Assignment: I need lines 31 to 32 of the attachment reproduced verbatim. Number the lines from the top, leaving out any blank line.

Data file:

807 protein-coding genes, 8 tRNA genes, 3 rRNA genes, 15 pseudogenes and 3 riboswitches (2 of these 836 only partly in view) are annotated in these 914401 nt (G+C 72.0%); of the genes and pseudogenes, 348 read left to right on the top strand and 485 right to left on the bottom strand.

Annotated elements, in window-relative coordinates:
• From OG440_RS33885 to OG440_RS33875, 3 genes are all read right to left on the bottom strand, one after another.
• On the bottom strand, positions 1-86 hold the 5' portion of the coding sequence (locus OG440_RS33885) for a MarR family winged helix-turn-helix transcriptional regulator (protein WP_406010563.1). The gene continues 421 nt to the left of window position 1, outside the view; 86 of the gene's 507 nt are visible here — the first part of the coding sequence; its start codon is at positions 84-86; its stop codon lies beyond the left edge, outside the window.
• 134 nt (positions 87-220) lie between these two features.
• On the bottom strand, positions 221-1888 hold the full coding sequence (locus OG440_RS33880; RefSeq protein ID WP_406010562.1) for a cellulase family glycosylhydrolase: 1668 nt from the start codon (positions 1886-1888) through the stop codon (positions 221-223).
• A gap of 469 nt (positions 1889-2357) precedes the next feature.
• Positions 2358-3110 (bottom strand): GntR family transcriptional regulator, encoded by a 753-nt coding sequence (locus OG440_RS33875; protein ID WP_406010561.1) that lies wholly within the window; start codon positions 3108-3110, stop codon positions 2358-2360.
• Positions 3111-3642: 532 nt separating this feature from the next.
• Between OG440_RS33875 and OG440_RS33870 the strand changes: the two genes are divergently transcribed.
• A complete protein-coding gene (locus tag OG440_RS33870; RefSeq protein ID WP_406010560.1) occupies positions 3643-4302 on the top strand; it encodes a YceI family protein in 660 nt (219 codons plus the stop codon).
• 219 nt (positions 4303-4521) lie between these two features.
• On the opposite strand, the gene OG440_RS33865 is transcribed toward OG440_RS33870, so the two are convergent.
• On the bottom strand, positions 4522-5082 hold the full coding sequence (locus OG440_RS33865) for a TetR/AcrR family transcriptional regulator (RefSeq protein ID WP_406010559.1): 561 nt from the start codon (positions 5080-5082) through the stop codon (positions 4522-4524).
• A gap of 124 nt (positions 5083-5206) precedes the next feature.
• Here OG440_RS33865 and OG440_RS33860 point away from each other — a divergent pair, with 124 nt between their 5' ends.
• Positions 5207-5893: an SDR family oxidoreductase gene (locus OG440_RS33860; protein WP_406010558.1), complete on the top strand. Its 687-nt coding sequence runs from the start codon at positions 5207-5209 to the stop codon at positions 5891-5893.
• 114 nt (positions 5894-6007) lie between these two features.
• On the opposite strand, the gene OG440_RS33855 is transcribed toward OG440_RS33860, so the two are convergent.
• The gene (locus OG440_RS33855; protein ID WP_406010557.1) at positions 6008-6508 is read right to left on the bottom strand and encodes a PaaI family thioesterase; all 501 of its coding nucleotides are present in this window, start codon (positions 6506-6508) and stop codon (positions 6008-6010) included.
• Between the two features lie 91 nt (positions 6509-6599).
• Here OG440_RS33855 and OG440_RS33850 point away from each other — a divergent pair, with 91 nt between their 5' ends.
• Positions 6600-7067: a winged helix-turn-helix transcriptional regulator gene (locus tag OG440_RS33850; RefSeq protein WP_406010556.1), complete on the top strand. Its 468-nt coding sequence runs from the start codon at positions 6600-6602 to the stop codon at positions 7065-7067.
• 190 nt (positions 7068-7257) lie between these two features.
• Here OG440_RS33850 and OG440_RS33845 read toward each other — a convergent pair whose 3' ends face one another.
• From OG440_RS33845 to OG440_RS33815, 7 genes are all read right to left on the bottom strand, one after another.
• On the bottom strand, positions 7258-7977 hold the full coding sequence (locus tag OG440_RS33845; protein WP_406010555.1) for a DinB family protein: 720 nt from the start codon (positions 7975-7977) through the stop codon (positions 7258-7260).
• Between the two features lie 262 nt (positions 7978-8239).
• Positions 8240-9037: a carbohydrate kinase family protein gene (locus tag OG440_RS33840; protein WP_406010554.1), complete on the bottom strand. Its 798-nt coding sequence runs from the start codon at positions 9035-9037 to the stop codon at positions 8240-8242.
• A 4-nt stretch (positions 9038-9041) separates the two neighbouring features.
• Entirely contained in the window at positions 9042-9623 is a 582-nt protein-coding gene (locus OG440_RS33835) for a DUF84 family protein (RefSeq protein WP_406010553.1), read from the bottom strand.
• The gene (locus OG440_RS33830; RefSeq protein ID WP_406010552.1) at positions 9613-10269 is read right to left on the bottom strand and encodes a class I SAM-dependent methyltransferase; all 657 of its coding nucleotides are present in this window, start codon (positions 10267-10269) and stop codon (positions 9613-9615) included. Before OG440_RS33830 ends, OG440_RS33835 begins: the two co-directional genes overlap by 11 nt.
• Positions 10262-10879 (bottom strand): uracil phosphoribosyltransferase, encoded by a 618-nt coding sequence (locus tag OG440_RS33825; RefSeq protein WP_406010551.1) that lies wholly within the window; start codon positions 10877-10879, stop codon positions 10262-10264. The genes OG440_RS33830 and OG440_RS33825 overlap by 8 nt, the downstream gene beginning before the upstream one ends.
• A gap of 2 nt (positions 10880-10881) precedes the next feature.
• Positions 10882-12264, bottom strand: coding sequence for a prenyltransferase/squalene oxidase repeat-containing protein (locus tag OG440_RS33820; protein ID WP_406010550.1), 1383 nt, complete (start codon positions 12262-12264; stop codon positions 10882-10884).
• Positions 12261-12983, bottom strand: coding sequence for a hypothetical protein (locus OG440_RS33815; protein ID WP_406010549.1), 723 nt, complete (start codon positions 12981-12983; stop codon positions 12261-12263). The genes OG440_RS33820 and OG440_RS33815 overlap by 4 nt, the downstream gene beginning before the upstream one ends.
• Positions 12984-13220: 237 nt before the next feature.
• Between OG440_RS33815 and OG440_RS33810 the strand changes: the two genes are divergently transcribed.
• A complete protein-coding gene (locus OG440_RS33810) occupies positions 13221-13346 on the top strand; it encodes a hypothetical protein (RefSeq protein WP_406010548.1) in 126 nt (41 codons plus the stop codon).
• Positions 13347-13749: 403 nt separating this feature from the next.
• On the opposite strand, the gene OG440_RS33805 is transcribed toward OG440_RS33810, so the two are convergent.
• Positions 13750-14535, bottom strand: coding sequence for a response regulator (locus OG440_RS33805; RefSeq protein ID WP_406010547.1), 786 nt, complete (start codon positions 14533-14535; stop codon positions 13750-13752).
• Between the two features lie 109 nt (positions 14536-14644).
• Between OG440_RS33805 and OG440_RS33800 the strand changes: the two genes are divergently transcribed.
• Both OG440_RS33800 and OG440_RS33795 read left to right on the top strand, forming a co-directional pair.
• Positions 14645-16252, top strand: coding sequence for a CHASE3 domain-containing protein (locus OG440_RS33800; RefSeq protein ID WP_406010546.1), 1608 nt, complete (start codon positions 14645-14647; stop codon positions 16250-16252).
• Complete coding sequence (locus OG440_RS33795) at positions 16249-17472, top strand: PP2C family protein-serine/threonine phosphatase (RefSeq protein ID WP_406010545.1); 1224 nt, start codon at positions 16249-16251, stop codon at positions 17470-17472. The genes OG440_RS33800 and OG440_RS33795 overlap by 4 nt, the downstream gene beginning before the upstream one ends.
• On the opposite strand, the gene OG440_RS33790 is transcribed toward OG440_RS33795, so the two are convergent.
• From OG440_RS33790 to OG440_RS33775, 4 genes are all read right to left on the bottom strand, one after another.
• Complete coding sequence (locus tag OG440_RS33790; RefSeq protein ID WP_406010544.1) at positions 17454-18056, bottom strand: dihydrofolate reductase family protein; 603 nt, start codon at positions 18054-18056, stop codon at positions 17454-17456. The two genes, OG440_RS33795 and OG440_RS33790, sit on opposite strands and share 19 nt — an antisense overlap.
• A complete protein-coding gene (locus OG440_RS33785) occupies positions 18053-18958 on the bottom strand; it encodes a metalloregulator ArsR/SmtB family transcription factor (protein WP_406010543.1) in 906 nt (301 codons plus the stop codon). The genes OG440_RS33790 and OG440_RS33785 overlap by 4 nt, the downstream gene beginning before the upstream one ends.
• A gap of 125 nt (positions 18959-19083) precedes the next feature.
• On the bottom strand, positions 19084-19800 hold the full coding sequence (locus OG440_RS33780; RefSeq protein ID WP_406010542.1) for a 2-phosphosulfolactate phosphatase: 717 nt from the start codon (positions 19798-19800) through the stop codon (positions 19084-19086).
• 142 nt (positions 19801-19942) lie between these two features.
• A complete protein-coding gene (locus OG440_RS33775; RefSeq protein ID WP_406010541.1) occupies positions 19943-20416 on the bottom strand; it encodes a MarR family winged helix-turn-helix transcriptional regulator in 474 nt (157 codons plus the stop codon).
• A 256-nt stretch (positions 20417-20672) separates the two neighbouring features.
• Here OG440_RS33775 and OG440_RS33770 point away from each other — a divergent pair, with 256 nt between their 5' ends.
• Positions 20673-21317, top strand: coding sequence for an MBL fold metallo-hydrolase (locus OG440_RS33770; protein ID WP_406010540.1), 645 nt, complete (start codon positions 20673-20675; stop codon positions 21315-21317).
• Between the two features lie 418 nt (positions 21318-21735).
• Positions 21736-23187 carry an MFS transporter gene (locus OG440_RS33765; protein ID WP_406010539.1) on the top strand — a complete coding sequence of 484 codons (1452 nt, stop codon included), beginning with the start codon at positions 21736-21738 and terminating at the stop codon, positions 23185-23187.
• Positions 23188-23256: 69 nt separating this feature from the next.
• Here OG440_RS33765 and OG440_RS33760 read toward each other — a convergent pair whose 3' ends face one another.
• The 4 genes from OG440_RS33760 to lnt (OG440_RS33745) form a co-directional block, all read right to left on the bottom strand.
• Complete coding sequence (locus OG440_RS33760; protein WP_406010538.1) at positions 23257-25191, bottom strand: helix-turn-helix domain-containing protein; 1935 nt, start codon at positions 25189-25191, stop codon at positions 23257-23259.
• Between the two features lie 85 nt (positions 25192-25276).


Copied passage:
• Entirely contained in the window at positions 9042-9623 is a 582-nt protein-coding gene (locus OG440_RS33835) for a DUF84 family protein (RefSeq protein WP_406010553.1), read from the bottom strand.
• The gene (locus OG440_RS33830; RefSeq protein ID WP_406010552.1) at positions 9613-10269 is read right to left on the bottom strand and encodes a class I SAM-dependent methyltransferase; all 657 of its coding nucleotides are present in this window, start codon (positions 10267-10269) and stop codon (positions 9613-9615) included. Before OG440_RS33830 ends, OG440_RS33835 begins: the two co-directional genes overlap by 11 nt.